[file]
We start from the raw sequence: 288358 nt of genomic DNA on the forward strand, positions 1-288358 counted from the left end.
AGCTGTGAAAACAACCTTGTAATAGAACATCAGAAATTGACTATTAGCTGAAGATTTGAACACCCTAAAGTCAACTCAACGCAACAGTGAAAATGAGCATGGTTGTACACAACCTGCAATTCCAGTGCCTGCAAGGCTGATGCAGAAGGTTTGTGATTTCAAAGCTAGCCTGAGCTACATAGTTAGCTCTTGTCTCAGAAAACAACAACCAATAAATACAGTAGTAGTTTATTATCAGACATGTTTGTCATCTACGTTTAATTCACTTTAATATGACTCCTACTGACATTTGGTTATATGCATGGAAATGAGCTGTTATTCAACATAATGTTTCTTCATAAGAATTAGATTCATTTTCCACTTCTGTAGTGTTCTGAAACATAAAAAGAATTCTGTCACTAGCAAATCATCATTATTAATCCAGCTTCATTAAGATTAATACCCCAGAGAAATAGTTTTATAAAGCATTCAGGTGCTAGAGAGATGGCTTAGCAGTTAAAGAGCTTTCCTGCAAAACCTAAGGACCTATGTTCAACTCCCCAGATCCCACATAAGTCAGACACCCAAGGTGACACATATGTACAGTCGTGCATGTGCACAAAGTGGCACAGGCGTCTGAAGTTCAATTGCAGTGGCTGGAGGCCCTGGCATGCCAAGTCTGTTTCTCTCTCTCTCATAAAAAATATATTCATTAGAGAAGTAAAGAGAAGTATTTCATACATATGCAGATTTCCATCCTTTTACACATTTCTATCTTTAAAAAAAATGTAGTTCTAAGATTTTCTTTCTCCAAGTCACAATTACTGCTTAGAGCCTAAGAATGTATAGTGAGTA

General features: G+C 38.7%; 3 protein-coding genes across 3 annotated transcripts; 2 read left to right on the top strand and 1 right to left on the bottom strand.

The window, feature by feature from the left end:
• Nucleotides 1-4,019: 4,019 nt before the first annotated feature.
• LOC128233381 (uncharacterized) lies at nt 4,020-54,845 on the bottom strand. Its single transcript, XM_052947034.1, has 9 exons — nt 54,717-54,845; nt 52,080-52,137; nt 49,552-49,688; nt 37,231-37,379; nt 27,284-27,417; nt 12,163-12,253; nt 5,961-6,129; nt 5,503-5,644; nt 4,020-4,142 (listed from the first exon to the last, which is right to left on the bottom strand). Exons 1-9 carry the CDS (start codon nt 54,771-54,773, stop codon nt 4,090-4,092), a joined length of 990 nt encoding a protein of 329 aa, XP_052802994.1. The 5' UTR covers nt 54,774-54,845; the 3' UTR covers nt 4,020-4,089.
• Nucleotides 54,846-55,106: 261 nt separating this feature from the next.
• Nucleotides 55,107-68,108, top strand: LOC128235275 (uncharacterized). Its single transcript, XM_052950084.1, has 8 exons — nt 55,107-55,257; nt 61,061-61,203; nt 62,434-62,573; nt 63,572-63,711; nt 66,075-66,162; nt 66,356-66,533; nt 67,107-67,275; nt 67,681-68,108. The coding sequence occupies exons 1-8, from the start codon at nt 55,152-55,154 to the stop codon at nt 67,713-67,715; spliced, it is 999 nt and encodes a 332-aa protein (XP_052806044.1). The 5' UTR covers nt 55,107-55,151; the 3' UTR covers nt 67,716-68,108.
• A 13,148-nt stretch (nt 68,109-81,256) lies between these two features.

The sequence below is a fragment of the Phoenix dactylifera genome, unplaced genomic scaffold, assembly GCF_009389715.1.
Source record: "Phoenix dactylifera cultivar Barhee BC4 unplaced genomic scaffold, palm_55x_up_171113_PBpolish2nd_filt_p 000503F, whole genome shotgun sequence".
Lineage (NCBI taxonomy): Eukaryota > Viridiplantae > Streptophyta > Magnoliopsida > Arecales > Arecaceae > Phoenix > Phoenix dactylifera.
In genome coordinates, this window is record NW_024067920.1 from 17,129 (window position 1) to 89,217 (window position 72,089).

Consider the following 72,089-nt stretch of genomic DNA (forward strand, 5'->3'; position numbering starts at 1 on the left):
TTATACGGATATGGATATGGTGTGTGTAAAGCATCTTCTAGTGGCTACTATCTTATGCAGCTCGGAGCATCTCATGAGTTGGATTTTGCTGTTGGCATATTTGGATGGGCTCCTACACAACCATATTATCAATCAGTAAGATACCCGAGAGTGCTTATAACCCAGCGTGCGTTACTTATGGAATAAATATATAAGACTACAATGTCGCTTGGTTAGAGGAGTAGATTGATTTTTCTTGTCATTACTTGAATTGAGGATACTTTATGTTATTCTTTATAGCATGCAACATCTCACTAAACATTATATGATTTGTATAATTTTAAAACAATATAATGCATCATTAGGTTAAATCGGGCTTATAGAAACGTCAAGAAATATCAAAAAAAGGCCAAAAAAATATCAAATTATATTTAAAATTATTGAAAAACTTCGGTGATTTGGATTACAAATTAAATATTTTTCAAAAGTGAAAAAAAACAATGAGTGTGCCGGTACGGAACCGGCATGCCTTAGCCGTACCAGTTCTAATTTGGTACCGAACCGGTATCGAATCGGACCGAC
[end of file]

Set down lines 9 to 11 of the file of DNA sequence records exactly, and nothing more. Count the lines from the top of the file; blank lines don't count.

• A 13,148-nt stretch (nt 68,109-81,256) lies between these two features.

The sequence below is a fragment of the Phoenix dactylifera genome, unplaced genomic scaffold, assembly GCF_009389715.1.
Source record: "Phoenix dactylifera cultivar Barhee BC4 unplaced genomic scaffold, palm_55x_up_171113_PBpolish2nd_filt_p 000503F, whole genome shotgun sequence".